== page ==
We have a C#/.NET-based Reuters market data adapter that we wrote ourselves (well, actually, I wrote it). This is an out-of-process Coral8 adapter that reads real-time ticks from RMDS, turns then into Coral8 tuples, and feeds them into our Coral8 engine. The adapter has two caches in it, and since market data is last reliable, we can publish the last-reliable ticks from one of the caches at specific intervals.
When we hooked the market data adapter up to our Coral8 engine, we started seeing an immediate backup in the pending message queue. We were sending Coral8 about 3000 ticks per second. In addition, our Coral8 engine was processing our order flow, which could hit a max of another 3000 messages per second.
My first thought was that it was taking too long for Coral8 to deserialize the market data tuple, so I wanted to transform our market data adapter from an out-of-process adapter to an in-process adapter. Unfortunately, in-process adapters have to be written as a vanilla, Win32-based C/C++ DLL.
I grew up on C++. However, I have not touched a lick of C++ since diving into .NET in 2001. I was scared. I was frightened. However, I know that my teams needs some experience in writing in-process adapters for Coral8, and since my team consists of very strong .NET and Java people, I decided to bite the bullet and take one for the team.
Man, oh man! I can't believe how much I had forgotten! Strange symbols like '*' and '->' were coming from my fingers. Compilation errors sprang up everywhere. There was no Resharper to help me along. Linker errors to strange obfuscated functions that I swear I never wrote started appearing in the error window.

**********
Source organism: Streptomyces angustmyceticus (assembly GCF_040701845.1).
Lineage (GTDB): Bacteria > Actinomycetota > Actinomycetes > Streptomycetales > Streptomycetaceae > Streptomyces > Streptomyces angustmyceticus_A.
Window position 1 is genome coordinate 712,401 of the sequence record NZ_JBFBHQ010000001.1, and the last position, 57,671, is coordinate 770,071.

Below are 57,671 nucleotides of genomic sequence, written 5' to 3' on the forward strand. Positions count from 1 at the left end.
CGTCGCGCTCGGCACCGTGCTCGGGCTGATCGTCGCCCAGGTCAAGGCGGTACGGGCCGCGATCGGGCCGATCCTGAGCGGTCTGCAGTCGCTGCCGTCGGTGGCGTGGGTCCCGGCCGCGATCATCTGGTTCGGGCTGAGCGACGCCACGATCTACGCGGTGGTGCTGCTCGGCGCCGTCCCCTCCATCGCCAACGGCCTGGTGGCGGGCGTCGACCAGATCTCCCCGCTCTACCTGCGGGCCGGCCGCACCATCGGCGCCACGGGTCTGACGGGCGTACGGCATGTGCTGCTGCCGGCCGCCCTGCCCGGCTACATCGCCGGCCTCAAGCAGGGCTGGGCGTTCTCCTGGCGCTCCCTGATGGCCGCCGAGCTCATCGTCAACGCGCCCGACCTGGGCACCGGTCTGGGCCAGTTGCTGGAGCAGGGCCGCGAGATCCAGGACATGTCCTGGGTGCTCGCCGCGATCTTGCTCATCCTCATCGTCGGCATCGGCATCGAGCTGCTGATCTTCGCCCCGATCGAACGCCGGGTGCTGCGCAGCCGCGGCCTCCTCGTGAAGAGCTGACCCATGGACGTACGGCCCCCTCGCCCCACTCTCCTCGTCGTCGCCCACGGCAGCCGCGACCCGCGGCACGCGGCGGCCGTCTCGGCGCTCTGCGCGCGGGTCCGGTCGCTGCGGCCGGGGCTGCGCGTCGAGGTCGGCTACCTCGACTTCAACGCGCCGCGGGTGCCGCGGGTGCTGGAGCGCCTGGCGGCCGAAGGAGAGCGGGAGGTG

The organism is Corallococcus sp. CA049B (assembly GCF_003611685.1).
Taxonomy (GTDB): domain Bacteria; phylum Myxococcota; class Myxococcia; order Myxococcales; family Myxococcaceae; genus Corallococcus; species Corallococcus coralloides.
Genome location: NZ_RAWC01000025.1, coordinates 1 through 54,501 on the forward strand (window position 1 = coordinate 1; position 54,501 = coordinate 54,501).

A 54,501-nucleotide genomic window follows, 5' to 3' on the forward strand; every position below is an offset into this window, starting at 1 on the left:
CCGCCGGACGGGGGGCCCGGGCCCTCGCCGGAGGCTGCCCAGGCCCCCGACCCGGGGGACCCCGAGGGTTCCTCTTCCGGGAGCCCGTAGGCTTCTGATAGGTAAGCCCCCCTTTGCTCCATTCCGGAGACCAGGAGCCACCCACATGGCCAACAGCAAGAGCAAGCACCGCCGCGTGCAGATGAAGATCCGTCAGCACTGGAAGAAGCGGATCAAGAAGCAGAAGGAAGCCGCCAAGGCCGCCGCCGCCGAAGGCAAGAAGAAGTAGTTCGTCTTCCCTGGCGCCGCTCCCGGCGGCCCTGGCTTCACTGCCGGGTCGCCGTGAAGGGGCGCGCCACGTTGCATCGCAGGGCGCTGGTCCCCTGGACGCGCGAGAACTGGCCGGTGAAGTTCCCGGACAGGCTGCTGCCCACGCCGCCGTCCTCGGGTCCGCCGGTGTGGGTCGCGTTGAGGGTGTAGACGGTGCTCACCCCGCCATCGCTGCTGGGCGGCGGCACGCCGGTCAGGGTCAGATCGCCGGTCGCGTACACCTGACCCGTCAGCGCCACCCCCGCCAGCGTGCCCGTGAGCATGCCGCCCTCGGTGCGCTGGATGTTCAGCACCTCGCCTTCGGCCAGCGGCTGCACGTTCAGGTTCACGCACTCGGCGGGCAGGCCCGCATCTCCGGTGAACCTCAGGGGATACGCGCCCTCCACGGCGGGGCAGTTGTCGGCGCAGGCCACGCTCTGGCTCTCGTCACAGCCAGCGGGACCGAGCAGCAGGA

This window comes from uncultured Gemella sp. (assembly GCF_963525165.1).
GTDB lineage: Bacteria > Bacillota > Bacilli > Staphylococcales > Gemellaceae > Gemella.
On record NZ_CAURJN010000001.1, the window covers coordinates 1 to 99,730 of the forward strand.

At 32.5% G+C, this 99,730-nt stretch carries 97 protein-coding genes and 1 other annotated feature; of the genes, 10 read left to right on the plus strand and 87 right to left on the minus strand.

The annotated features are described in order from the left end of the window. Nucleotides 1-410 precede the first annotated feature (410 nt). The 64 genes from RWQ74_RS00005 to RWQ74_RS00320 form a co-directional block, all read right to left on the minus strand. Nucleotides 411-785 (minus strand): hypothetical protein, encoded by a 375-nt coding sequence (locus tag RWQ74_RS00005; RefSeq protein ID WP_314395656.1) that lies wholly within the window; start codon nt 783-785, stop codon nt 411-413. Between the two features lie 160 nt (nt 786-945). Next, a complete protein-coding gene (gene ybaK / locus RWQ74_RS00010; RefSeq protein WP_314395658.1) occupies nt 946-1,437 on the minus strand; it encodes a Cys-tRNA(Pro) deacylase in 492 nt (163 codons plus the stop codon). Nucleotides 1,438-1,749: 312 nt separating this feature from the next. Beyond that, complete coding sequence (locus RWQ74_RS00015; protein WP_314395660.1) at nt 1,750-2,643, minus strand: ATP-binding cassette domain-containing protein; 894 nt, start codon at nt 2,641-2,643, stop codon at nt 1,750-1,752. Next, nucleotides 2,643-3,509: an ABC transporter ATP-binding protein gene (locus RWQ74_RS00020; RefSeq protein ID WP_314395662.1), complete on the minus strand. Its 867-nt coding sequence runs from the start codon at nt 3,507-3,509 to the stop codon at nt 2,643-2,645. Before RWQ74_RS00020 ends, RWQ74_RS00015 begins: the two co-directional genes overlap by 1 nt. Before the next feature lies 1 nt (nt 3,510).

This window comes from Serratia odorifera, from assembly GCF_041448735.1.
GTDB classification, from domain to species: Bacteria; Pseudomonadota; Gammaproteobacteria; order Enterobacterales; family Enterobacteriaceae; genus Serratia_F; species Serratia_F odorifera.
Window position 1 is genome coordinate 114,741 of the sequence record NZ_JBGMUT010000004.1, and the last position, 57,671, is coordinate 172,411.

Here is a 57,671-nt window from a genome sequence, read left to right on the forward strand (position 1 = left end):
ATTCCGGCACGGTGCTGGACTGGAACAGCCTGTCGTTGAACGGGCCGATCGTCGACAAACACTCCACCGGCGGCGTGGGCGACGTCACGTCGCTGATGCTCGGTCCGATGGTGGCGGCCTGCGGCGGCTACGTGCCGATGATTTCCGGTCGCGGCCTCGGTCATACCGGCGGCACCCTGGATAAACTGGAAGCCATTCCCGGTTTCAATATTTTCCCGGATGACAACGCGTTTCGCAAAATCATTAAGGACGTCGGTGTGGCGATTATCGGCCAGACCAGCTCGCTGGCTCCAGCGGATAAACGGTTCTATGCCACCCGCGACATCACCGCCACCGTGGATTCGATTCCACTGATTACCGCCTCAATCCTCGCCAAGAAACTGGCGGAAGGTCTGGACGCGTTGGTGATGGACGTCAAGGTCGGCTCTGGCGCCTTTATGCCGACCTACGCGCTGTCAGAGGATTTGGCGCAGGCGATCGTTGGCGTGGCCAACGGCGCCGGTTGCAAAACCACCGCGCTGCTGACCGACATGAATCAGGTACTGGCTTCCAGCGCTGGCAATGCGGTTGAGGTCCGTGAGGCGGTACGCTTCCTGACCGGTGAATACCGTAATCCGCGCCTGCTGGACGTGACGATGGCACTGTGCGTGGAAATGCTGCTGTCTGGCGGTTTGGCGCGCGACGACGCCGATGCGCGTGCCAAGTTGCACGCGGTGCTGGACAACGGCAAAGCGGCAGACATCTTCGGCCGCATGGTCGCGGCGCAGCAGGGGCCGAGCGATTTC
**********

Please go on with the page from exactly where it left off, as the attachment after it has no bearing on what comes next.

Perhaps I need to use a little bit of extern "C" here? Maybe there? Maybe everywhere!
Where was my .NET Thread class? Where was System.Timer? How do I do events? There is a new kind of pain that you have to go through in order to get callbacks to work within templated C++ classes. It took me hours to get simple callbacks to work.
Finally, after two days of work, I got the market data adapter ported over to Coral8. To start with, let's try reading the ticks from a flat data file instead of from Reuters. Whew, it works. I see the ticks appearing in the Coral8 stream viewer. Now, let's try Reuters. After a bit of tweaking and some crashes on the destructors, ticks are finally coming in.
Then, I get an email from our Coral8 developer telling me that the reason why the market data feed was slow in Coral8 was because of one of those mysterious coral8 queries that he wrote that clogged the system! So, my inproc adapter was not needed anymore. Market data was now zooming through our Coral8 engine.
Nevertheless, it was a fascinating experience to return to my C++ roots from a 7-year hiatus in the .NET world. Never again!
©2008 Marc Adler - All Rights Reserved.
All opinions here are personal, and have no relation to my employer.